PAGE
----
Bike tour planning advice

Here's a list of questions I get asked frequently by people planning bike tours:

How much was food and accommodation?: This really depends on how much you are willing to slum it. When I cycled across America with my friend Harry, we only paid for one night of accommodation in a motel in Vegas, so our living costs were just food, which we could get for about $5/day. In Asia, food costs are probably half this and in Europe, about the same. Again, this very much depends on if you want to eat fancy stuff or not but you can get a balanced diet including meals with meat for this price. In countries like China, it's just as cheap to eat out - you can get a meal for 50p-£1 quite easily.

What's a ballpark figure for costs: Very dependent on how much you can slum and where you travel, but here's an estimate based on a trip similar to mine (9 1/2 months round the world):

- Flights across Atlantic and Pacific: £1,100

- Visas for 10 countries: £500

- Living cost per day (based on living pretty cheaply): £4

- Accommodation allowance (for the days where you need comfort and for the times you'll need to spend a few days in cities): £10 per week

- Bike repairs: £250

- Bike and equipment costs before you go (you may already have some of this): £2,000

- And a bit for the unplanned expenses you're bound to encounter: £500

Total cost = £1,100 + £500 + £4 x 300 + £10 x 42 + £250 + £2,000 + £500 = £5,970

People have lived on less than this, but most people would probably spend a bit more, so this is just a guideline!

What about visas?: Visas are a significant expense if you travel in Asia. Check out the Notes on visas page on this site for information on the countries I went to (note that this is about 2 years old now). In general you'll need to budget at least $80 for Central Asian countries and China with a European or US passport - Turkey is cheaper, or free - depending on your passport. Most Asian passport holders will have to get visas to enter Europe and America. The lonely planet thorn tree forum is a great source of information. Bear in mind that just because I (or someone else you know) managed to get a visa, doesn't necessarily mean that you will because it's very much up to the official that you see on the day. Also political situations in places like Central Asia change on a weekly basis so keep an eye on what's going on, again the thorn tree forum is a good source, or try and find blogs of people you are travelling where you want to go.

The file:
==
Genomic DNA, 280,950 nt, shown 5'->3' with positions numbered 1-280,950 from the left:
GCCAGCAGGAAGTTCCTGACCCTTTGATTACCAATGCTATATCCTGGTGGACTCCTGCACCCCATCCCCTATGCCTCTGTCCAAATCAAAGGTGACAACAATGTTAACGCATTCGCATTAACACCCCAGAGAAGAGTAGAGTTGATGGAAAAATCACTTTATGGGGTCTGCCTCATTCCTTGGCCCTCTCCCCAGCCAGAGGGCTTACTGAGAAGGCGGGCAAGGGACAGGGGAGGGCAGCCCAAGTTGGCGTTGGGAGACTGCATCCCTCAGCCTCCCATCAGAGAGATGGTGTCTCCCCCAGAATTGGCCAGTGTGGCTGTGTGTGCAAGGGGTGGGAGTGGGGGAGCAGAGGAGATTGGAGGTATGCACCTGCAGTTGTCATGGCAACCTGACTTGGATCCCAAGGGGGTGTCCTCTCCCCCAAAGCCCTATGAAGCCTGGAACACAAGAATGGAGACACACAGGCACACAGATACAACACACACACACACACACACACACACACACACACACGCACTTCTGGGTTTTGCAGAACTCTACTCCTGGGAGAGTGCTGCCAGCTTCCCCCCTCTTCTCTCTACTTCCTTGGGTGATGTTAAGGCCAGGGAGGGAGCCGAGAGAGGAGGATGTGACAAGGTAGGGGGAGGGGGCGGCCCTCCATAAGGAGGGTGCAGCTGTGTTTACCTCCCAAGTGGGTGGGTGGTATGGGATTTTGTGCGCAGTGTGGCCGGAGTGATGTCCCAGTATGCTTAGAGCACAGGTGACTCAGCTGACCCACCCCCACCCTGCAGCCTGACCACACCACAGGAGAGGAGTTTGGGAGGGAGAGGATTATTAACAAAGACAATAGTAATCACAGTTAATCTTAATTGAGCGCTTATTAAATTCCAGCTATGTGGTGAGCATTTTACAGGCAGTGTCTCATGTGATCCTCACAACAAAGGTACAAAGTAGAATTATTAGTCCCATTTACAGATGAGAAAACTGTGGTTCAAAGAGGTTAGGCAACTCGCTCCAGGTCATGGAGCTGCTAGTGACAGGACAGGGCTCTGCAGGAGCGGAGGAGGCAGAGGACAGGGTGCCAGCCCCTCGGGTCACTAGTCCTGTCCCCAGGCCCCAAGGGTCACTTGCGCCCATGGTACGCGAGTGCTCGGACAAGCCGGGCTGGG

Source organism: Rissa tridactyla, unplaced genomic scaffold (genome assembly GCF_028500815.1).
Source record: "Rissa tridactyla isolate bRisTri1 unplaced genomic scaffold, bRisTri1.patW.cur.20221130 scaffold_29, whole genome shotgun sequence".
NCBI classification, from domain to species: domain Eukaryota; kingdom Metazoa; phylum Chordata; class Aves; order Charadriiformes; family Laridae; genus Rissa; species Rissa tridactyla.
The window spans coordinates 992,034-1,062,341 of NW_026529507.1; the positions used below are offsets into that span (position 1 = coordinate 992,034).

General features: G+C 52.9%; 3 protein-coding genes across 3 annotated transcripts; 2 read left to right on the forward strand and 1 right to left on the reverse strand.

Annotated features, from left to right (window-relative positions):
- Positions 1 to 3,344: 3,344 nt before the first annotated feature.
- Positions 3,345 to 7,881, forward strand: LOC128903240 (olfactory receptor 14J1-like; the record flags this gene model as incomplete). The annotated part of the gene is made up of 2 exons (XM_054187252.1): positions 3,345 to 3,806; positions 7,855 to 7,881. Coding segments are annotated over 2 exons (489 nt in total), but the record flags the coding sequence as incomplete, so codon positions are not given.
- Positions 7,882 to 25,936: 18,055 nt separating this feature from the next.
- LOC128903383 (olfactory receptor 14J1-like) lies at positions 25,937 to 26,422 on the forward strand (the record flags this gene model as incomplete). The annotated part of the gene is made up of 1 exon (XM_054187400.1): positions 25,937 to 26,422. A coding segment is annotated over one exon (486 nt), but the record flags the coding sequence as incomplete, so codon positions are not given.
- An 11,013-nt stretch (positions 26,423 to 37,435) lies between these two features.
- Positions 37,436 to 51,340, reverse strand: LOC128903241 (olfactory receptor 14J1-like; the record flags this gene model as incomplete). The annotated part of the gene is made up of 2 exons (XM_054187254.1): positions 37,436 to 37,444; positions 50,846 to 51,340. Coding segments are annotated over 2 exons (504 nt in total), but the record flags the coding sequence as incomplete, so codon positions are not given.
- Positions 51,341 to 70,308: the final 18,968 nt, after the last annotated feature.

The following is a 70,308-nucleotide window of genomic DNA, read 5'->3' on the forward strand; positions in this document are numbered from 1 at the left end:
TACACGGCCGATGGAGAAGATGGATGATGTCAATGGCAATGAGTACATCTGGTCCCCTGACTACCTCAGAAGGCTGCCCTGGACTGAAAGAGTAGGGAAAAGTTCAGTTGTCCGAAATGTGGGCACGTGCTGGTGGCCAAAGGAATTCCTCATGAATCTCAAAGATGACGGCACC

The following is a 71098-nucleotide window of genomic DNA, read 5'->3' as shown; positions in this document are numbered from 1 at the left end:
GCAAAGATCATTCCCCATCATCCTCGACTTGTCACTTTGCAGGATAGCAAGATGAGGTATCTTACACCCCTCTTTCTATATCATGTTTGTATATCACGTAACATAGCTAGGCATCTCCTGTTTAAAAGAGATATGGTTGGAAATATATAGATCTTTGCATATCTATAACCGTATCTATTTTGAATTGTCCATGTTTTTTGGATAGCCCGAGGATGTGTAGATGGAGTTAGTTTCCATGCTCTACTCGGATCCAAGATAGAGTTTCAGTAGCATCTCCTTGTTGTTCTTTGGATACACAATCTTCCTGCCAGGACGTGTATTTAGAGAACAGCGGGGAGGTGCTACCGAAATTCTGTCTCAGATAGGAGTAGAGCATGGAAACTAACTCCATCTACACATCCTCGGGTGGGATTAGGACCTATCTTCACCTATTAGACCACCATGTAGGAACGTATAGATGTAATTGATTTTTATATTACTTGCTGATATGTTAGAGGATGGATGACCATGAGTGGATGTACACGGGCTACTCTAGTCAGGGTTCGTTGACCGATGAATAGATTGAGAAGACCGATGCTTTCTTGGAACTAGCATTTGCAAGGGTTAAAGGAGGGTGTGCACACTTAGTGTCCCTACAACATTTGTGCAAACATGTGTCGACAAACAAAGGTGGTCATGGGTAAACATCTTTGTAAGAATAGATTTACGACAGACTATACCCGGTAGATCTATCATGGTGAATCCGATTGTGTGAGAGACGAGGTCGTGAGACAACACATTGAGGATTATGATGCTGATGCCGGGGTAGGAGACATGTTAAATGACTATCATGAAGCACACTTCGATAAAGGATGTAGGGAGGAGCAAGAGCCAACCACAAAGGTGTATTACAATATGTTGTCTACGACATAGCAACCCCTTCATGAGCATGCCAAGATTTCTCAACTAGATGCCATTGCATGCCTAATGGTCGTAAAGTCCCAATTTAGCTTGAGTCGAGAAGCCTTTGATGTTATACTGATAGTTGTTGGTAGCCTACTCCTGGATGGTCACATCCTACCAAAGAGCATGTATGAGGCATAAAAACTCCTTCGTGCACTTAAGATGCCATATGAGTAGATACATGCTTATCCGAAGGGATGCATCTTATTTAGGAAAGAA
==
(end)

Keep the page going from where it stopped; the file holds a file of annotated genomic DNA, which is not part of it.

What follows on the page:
How far should I plan to go each day?: Depends on your fitness and how much of a rush you're in. In general though if you're going to go on a long tour, you'll be pretty fit after a few weeks of riding. I reckon it's best to plan a few weeks of relatively short days at the beginning and then build it up a bit. Here's a guideline of possible distances and how much time you'll have (based on an average day - obviously big climbing days or days spent on terrible road surfaces will be less than this).

- 50 miles: A pretty easy distance on a bike for a fit person to cover in a day. If this is your average target, you'll probably have enough time to stop when you want, look around, have longer evenings off and not get up at the crack of dawn.

- 70 miles: A very do-able distance but a difficult average. This is about what I did and if you plan it well you'll still have time for evenings off and lunch in a cafe or two. You may do an 85 mile day one day, then a 55 mile the next. This is a good target for someone who doesn't have an unlimited amount of time but wants to see the places they travel through.

- 90 - 100 miles: Possible for very fit people. I did these distances a few times on a few days back to back, but it isn't really sustainable for a long tour if you want to take time off, sightsee and relax. If you're just up for racing through a country though, it's possible for sure.

- 100 miles + per day: You have to be a bit of a nutcase, prepared to spend a bit more on food and accommodation because you wont have time to cook and you'll need comfort. You'll also need a lightweight bike and you'll have very little time to see anything other than the main roads you'll have to ride along. Either that, or superhuman... It's possible though, and many people who've gone for the round the world record have done it for months on end.